[ This Message was edited by: apollodorus on 2002-10-04 02:01 ]

[ This Message was edited by: apollodorus on 2002-10-04 02:51 ]


krustyklimber


Oct 4, 2002, 1:27 AM
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Pete,

I am so sorry to hear of your trouble, and I did indeed receive a phone call from the Valley today... detractors... Sheesh?

I do understand not only the nomenclacture of big walling but also the merits of "the better way", and have used the system myself enough to know it works. And to realize anyone could have done the same thing, as I read your wonderfully descriptive post I could see myself doing all of it like I was there with you! My hands are still sweating!?!

And I also know that nothing and nobody is perfect, and it is not called "the best way" for a reason.



I for one am not going to rub my good friends nose in this, as he does not deserve it. Pete has been hugely gracious to fess up the way he has and I admire him as much as ever.

But even more than anything I am glad it was just a haulbag of gear... Tragedies befall our friends out there in the climbing world all the time, and I am glad it was not so this time, and that Tom and Pete are alright.


And YES Pete, they were fully impressed with the push after the disaster, there was even speculation of you freeclimbing 5.10+ moves to make that kind of time... say you didn't come out of retirement!

Jeff

[ This Message was edited by: krustyklimber on 2002-10-04 01:30 ]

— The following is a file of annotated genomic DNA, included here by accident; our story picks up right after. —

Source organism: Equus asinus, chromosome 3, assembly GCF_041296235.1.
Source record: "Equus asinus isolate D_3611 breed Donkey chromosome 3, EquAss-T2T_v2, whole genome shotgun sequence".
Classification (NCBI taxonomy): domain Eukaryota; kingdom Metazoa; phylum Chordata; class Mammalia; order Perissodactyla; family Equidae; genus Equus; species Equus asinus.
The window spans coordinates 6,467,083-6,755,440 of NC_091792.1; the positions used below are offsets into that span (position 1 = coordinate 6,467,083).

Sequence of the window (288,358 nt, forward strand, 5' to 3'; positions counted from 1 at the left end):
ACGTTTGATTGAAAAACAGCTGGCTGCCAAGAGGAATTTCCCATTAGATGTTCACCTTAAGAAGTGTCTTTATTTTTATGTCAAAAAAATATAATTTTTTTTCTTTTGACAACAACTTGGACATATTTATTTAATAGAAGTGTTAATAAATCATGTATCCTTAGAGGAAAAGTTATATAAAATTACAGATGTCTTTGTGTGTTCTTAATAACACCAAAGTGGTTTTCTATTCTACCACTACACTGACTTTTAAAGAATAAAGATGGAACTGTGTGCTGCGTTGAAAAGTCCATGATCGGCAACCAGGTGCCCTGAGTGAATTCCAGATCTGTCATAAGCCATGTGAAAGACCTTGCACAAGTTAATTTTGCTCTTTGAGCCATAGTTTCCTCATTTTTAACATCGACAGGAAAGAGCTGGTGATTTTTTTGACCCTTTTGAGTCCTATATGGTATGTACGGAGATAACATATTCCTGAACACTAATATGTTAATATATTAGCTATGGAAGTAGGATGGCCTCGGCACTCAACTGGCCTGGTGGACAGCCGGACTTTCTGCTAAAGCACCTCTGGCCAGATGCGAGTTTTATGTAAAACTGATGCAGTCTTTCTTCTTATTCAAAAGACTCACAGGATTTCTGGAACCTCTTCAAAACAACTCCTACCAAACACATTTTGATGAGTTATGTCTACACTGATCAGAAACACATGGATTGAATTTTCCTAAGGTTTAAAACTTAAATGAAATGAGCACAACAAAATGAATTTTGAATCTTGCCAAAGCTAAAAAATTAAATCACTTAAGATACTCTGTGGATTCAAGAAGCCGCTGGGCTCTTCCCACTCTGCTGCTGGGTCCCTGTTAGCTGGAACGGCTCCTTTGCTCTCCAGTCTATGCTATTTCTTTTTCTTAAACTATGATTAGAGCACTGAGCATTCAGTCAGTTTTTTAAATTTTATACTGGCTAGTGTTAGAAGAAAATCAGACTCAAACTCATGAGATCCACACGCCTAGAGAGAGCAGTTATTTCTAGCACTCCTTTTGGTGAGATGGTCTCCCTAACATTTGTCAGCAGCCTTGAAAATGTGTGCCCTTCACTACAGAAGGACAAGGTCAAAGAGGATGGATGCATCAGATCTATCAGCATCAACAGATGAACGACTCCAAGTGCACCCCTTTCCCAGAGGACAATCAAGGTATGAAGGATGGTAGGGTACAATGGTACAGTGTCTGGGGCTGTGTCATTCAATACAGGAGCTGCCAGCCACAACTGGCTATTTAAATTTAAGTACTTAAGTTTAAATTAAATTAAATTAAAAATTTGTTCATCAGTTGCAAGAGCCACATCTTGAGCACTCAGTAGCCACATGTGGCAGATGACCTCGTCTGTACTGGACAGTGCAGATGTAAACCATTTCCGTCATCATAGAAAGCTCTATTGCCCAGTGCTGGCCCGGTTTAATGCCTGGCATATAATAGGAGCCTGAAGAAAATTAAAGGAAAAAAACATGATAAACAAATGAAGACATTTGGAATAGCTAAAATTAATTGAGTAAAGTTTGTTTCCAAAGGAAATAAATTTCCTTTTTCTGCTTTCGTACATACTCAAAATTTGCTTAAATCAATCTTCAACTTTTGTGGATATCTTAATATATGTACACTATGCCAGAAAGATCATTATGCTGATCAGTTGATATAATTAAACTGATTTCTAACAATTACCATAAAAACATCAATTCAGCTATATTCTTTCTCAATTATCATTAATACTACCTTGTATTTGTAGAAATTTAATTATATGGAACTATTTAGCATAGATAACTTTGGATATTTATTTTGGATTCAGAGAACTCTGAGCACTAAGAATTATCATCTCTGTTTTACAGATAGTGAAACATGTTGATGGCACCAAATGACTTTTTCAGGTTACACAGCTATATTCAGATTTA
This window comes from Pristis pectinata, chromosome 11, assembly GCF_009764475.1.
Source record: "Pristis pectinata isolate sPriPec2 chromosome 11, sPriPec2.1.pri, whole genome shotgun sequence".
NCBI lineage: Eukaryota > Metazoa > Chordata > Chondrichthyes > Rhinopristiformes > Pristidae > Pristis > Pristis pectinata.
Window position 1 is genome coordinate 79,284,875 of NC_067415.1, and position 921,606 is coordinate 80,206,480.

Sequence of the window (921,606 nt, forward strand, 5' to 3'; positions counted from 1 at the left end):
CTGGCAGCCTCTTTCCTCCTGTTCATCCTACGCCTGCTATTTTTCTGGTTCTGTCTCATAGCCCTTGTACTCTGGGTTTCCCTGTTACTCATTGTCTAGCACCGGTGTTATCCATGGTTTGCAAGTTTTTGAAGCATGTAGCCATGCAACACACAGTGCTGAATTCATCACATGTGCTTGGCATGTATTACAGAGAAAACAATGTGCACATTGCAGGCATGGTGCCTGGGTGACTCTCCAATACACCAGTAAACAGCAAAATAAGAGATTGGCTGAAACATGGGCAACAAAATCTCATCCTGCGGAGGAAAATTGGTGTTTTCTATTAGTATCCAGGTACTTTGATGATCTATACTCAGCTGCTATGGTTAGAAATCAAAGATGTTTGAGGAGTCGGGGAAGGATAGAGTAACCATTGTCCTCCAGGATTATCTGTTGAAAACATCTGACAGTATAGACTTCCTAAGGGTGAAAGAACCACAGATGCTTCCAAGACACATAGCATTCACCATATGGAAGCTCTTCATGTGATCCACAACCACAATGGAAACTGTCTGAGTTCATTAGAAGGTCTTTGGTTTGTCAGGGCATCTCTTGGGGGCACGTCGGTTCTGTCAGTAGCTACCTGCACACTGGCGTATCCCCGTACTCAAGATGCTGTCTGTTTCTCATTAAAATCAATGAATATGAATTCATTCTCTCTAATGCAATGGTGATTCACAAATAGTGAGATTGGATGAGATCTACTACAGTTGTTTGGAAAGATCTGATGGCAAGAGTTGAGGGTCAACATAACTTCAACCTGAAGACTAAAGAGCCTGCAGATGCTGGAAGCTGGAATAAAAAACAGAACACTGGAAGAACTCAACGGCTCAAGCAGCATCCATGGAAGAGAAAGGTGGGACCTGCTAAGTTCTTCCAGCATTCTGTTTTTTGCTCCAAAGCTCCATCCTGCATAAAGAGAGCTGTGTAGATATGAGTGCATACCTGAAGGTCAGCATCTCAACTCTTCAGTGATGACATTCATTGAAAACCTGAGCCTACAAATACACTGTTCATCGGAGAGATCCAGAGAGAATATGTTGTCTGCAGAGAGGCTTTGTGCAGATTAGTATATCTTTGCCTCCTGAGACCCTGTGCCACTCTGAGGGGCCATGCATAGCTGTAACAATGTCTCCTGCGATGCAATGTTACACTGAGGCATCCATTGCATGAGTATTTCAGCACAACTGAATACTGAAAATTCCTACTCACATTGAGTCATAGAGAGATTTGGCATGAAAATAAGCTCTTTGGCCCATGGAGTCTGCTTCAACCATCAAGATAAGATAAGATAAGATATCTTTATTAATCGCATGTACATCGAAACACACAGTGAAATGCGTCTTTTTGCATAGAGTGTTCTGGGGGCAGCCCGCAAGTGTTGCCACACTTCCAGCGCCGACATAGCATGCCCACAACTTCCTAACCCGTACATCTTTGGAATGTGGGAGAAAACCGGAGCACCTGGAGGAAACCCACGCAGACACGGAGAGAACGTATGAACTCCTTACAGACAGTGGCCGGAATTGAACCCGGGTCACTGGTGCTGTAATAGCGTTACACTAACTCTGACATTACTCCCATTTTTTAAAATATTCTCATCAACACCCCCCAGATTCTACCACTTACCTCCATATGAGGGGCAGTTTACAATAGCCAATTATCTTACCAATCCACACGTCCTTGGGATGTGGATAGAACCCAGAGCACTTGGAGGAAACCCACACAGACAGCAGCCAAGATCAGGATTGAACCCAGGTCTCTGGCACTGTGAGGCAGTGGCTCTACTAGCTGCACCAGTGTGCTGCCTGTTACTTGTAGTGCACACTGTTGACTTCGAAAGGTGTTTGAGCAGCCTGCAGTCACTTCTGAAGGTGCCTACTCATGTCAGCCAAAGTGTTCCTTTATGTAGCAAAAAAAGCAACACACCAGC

fishypete


Oct 4, 2002, 1:47 AM
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My congratulations to:

Taxeile: great post. You sum it all up - why does adam bother coming here??

Apollodorus and Krusty: for having the fortitude to skip over the incessent drivel that seems to pursue us into the aid forum.

Adam, you are always holding people to higher standards, why cant you just leave your feud with pete outside this forum?

We are honestly trying to have serious discussion, and your inputs are really detracting from the experience the rest of us are having.

Cant you just keep it constructive? The posts "I dont understand the nomenclature" are obvious child-like trolls - you have made 8 posts to the aid forum in the last 4 days! You know the system.

If for no other reason, just try to be constructive and thoughtful for the rest of us. Possible?

We will thank you for it.

Cheers

Fishy.

[ This Message was edited by: fishypete on 2002-10-04 01:48 ]


glockaroo


Oct 4, 2002, 6:56 AM
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Congrats to Tom and Pete for pressing on despite the unforeseen challenge of losing a haulbag. Those with no bigwall experience (a.k.a. "wankers" or BWTs) who would criticize these fellows should consider the following quote: